How to point to a velocity (SOLVED)

#1

@CodeHelp do someone here knows how to make an object point to its horizontal and vertical velocity? Both at the same time

5 Likes
Leaders Q and A Topic
#2

Point to the velocity as a position, or point to the velocities when added to its position?

2 Likes
#3

But how do I do that?

1 Like
#4

I will make a thing for pointing to the velocities added to the current position, just don’t add the current position if you want to point to the velocities as a point.
While I was making the screenshots for this I realized that I was making this over complicated.

While I was making the simpler explanation, I realized that I was still making it worse than it needed to be.

To point to any point (with a greater x value than the object), you can use arctan(distance y/distance x). Usually you would find the differences in y and x by using absolute value, but here you already know the differences. Since the y values of the two points are current y position and current y position + vertical velocity, the distance between them is the absolute value of y-y+vertical velocity. The y-y is equal to zero, meaning that the distance is vertical velocity. So what you need is arctan of vertical velocity divided by horizontal velocity.

(Google inverse tangent for an explanation of it)
But that’s only allows it to point somewhere if horizontal velocity is greater than zero.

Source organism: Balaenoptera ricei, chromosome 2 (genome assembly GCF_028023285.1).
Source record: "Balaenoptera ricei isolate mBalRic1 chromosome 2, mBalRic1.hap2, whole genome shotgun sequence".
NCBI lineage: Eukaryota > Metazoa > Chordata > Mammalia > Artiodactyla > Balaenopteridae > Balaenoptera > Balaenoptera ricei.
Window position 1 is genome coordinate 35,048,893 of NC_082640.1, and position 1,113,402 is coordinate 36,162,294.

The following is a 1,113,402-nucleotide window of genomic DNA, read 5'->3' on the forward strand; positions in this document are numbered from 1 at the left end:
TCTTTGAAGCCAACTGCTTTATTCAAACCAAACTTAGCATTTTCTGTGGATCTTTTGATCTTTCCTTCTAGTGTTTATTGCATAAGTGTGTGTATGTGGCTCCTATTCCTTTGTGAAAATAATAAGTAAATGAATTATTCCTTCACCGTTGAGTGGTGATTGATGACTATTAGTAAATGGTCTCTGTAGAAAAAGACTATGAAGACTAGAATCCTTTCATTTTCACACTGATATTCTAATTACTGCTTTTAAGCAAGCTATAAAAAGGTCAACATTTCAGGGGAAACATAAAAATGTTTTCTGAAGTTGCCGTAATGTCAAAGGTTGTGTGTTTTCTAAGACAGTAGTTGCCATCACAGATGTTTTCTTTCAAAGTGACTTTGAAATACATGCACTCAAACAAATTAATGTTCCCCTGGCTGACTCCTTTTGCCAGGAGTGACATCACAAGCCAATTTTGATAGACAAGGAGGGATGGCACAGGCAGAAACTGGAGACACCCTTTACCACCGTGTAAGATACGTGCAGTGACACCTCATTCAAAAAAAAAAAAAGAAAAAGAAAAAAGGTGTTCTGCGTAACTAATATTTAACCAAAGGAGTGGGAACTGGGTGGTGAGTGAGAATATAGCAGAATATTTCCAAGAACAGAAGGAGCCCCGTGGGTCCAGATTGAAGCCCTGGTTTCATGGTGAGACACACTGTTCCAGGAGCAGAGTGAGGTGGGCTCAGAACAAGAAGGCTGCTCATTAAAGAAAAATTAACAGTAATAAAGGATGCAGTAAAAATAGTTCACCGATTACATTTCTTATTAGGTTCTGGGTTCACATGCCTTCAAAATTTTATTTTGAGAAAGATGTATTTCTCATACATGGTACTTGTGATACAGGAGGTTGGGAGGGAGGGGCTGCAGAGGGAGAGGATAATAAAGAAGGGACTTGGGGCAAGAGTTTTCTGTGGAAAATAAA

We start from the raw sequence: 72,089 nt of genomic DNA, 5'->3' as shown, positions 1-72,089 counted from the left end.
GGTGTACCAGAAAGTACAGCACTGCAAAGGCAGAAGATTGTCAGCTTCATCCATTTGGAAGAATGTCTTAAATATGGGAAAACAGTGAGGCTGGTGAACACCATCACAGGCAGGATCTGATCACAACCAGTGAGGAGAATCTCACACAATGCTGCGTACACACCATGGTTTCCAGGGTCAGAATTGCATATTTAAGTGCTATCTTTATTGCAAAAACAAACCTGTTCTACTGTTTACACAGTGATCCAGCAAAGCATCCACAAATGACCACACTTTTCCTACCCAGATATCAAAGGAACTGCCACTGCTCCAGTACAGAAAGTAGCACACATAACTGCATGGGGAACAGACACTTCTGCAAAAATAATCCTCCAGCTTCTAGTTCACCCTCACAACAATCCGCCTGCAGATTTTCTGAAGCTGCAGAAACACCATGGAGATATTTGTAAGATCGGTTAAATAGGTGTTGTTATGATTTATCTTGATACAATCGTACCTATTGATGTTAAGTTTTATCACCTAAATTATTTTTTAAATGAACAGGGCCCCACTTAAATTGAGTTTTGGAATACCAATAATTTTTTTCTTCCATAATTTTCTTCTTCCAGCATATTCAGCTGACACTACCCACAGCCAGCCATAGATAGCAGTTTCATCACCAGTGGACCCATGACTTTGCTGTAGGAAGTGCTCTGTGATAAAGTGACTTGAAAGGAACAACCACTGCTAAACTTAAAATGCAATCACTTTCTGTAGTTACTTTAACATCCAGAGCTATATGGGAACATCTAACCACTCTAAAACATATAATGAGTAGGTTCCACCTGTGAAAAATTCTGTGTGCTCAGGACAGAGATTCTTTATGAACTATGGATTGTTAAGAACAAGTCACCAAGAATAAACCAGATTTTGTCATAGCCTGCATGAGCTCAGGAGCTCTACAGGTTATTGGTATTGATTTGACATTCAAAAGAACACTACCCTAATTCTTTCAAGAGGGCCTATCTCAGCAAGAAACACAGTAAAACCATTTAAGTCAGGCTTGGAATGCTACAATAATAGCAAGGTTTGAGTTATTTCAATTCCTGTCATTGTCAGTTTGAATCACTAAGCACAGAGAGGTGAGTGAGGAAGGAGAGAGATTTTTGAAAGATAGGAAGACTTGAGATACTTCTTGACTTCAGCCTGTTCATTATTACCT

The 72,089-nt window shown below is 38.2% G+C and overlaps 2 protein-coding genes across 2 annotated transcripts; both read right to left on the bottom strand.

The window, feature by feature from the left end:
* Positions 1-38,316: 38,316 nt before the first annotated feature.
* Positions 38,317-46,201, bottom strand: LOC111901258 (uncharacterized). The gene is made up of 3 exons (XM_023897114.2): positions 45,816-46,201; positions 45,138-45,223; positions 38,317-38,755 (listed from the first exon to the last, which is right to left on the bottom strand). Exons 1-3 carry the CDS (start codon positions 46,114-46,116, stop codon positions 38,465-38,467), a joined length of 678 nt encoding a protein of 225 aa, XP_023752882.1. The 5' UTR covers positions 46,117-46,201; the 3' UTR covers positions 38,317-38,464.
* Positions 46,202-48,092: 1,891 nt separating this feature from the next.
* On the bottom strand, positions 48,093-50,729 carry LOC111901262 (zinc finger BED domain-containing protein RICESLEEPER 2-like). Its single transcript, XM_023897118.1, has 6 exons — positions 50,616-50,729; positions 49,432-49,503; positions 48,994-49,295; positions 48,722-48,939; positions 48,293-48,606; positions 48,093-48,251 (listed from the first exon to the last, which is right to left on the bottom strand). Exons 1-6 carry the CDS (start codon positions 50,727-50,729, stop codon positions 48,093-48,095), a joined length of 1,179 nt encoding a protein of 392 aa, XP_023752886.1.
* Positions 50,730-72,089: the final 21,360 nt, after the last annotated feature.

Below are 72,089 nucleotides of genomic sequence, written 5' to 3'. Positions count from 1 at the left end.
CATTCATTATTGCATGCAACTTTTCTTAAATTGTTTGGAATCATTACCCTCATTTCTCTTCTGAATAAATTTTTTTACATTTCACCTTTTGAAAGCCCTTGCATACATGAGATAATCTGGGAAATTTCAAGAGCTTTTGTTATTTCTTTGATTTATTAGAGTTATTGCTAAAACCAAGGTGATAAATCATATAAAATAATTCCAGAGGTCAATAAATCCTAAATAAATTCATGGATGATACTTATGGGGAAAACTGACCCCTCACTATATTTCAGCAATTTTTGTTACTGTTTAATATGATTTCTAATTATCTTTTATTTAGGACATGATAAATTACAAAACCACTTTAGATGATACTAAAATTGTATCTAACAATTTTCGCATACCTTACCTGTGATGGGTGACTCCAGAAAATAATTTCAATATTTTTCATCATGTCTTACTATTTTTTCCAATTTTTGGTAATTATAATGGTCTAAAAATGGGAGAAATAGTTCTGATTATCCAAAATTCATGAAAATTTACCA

Otherwise it points in the exact opposite direction.
To fix this, put the set angle block in a check if else and check if horizontal velocity is greater than 0. (I did mine differently, but it does the same thing.)
In the else, copy and paste the set angle block but add a -180 to it.

5 Likes
#5

Good explanation @Petrichor

@Rodrik834, the only time that method fails is when the horizontal velocity is 0 (the object is moving either straight up or down) because the Tangent function goes to +/- infinity at 90 & 270 deg. Depending on the project, that might never happen so it can be ignored. Otherwise, you have to add an additional check

If X + Vh > X then
    Angle = arctan(Vh/Vv)
Else
    If X +Vh < X then
        Angle = arctan(Vh/Vv) - 180 
    Else
        If Vv > 0 then
            Angle = 90
        Else
            Angle = 270
        End if
    End if
End if

(X/Y are positions, Vh/Vv are velocities)

Alternatively, we can use Sine or Cosine instead of Tangent. The formula is a little longer because you have to calculate the hypotenuse, but it gets rid of the need to check for straight up or down. Then we can also add a little trick onto the end so we don’t have to check and subtract 180 either.

Angle = arccos[ Vh / Sqrt(Vx^2 + Vy^2) ] * [ Vv/abs(Vv) + .5) / abs(Vv/abs(Vv) + .5)]

:point_up_2:One equation that always works


[Edit] I fixed the equation just above. The “trick” at end is more complicated than I originally had it. Previously it failed if the angle was 270.

* [ Vv/abs(Vv) + .5) / abs(Vv/abs(Vv) + .5)]

that part of the equation multiplies by
1 for any positive value of Vv
1 if Vv is 0
-1 for any negative value of Vv

…whether this is better than just using an IF conditional to add 180 if Vv is less than 0 is probably questionable, but up to the individual user

5 Likes
#6

Done :))

3 Likes
#7

Ohh thanks! @petrichor @thinbuffalo & @fearlessphoenix

1 Like
#8

No problem :slight_smile:

Would you like this topic closed as the issue has been resolved?

1 Like
#9

Already resolved lol

1 Like
#10

I realized me myself could code this but I overcomplicated stuff… lol you can close this!

1 Like
#11

Lol yeah.
Just add SOLVED to the title and then I’ll close n archive

1 Like
#12

There! Ready to close

1 Like
closed #13
archived #14
unarchived #15
archived #16